Davey Johnson blames the Stephen Strasburg shutdown on the media

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Nationals manager Davey Johnson just confirmed that Stephen Strasburg has been shut down for the season effective immediately. And his motivation for doing so was a little curious.

According to Mark Zuckerman of CSNWashington.com, the team pulled the plug early in part due to the media hype surrounding his impending shutdown.

“He’s had a great year,” Johnson said. “And I know what he’s going through the last couple weeks. This media hype on this thing has been unbearable.”

Yes, let’s blame the media for doing their jobs and reporting on a unique situation where one of the game’s best pitchers is being shut down despite being healthy by all accounts. Meanwhile, his team has a legitimate chance to win the World Series. I mean, why would anyone want to talk about that? You know what could be a real distraction? If the Nationals lose in the postseason and every member of the organization is faced with constant questions about whether they could have won it if they had Strasburg. The chorus could get even louder if Strasburg gets hurt anyway or the team doesn’t get this close again.

Many have disagreed with the team’s decision to shut Strasburg down, but until now it was coming out of concern for the pitcher’s long-term health. But this explanation is just plain weak and only makes Strasburg’s path more difficult moving forward. The next time he is faced with a start in a critical situation, we’ll hear the narrative that he wasn’t mentally strong enough to perform well under the pressure of the shutdown. That won’t get old at all.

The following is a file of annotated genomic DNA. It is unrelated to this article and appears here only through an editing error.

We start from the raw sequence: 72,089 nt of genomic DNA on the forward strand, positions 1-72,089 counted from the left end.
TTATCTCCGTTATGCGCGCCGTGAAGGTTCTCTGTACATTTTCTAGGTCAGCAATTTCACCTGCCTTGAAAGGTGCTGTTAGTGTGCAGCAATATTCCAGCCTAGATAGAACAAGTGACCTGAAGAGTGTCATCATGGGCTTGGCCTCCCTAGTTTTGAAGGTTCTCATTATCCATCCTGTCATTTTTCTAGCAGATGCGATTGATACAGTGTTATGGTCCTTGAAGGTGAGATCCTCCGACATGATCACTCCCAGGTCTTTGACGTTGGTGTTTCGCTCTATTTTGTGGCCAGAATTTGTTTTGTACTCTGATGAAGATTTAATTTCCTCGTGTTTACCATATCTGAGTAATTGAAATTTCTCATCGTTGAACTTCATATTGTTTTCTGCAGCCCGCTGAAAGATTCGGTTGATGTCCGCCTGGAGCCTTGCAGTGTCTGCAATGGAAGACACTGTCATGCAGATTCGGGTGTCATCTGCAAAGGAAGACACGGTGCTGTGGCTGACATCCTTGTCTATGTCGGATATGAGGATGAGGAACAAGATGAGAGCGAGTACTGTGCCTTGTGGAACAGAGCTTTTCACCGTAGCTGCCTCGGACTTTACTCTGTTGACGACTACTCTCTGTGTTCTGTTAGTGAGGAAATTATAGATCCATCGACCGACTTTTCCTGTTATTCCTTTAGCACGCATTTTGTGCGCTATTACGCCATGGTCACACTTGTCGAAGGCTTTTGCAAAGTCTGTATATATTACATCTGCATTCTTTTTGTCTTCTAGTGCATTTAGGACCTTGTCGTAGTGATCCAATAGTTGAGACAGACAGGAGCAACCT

UPDATE: Thanks for the feedback, both good and bad. All shape my opinion, which is evolving. I hope you’ll read my most recent post on this matter now that I have had a few hours to think about it.

Aaron Judge was involved in a weird play in the fourth inning

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Yankees outfielder Aaron Judge found himself front-and-center in a weird play in the bottom of the fourth inning during Game 4 of the ALCS on Tuesday evening. Judge drew a walk to lead off the frame. After Didi Gregorius lined out, Gary Sanchez flied out to shallow right-center.

Judge must have thought the ball had a high probability of falling in for a hit, so he was past the second base bag around the time he realized his mistake. He retraced his steps, running back to first base. Reddick’s throw hopped a couple of times but first base umpire Jerry Meals called Judge out on the tag-up play.

Manager Joe Girardi requested a review and the call was overturned: Judge was safe. However, Astros manager A.J. Hinch wanted to challenge that Judge did not re-touch second base on his way back. Rather than issuing a formal challenge, the Astros had to appeal the play by having starter Lance McCullers throw to second base, at which point second base umpire Jim Reynolds would issue a ruling. McCullers was a bit hasty, though, and made his appeal throw before Greg Bird stepped into the batter’s box. Reynolds told McCullers that he had to wait. So, McCullers again made his appeal throw.

This time, Judge was running and he was simply tagged out at second base for the final out of the inning. No need for a review.

As Ken Rosenthal explained on the FS1 broadcast, the Yankees were trying to “beat the police.” They knew Judge would have been ruled out — replays clearly showed he never re-touched the base — so they had nothing to lose by sending Judge. If he was safe, the Astros would no longer be able to appeal the play. If he’s out, then it’s the same outcome they would have had anyway.